8. So you're saying that if I license their software it will do real-time lookups in the DMV database? What information will I get? Registered owner name and address? Make/model/color of the vehicle? Will they do it for anyone with the $$$, or only for "authorized" agencies?
  9. Perhaps it's because most residential installations are mounted up in places like eaves which are usually painted white? A white camera blends in naturally on a house with white trim. I second the recommendation for the Kyrlon Camo ultra-flat spray paint. I have painted several of my outdoor cam housings and this paint holds up quite well.
  10. dvarapala

    Outdoor Dome Camera Armour

    You're right, that camera is not "vandal-resistant" in any way. Your best bet would be to replace it with a "vandal dome" unit which is specifically designed to resist attempts to knock it down. Prepare to spend more money, of course... Alternatively, mount your existing camera way up high, well out of reach.
  11. Haven't you ever watched 24? CTU already has the ability to remotely tap into any CCTV camera anywhere in the country.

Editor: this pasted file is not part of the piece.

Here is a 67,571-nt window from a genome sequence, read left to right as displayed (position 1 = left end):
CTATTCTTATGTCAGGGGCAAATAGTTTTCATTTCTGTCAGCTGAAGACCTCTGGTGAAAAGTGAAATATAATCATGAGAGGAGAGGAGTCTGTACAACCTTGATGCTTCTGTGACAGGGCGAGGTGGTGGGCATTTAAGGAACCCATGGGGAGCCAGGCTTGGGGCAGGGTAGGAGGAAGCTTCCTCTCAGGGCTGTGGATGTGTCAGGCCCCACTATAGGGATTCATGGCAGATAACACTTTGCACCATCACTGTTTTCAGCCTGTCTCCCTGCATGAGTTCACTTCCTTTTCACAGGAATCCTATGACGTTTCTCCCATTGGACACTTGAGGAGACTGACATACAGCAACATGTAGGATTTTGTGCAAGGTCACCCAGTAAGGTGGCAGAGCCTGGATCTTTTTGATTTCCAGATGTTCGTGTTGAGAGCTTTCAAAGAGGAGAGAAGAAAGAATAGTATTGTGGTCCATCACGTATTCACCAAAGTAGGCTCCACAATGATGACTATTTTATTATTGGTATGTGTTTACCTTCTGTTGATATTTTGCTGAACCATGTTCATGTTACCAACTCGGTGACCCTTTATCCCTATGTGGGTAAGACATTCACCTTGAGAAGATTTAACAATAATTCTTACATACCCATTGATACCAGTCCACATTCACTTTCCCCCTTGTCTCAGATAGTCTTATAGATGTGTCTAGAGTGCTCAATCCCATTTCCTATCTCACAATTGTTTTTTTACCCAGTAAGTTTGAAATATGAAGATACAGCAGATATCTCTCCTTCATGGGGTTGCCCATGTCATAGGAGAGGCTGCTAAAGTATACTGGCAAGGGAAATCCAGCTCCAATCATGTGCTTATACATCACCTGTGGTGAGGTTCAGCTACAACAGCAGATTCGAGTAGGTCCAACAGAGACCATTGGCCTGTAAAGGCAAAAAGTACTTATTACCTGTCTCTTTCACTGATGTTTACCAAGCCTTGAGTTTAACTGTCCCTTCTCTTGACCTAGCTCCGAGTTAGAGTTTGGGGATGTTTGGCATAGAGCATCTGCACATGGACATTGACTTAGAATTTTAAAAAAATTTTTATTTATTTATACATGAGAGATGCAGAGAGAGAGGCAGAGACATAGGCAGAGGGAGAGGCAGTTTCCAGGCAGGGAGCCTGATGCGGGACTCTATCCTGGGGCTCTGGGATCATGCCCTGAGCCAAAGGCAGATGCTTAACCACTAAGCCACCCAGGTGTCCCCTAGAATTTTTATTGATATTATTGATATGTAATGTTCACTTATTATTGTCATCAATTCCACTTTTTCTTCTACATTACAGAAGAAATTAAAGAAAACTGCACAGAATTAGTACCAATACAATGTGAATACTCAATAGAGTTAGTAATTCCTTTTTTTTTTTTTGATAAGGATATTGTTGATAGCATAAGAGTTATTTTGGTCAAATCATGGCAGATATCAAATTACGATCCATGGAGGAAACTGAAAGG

12. Kawboy posting that link is a non-issue. There is free open-source software available now that can scan the entire Internet in mere minutes. Any cameras that are out there have already been found many times over.
  13. Nagios can certainly do that, and you can't beat the price.
  14. dvarapala


    Normally any software which can take advantage of multiple cores will automatically use all available cores without any special action on your part. Are you sure there are 8 cores actually available on PC #2? For example an i5 without HyperThreading will only have 4 cores available for software to use. If the CPU is an i7, maybe the BIOS in PC #2 has a setting that disables HyperThreading? Also, are you running the same Geovision software on both systems? Same version? All configuration settings the same?
  15. dvarapala

    SSH to Acti Camera

    Sort of. The ACTi camera I have is running an SSH daemon, and you can log on to it using the default credentials (note that the 'a' in "admin" must be lower-case) but after accepting your login it just hangs (at least mine does). IOW it's pretty much useless. There is a fairly complete list available on their web site. Search for a .pdf file named something like "ACTi_Camera_URL_Commands_".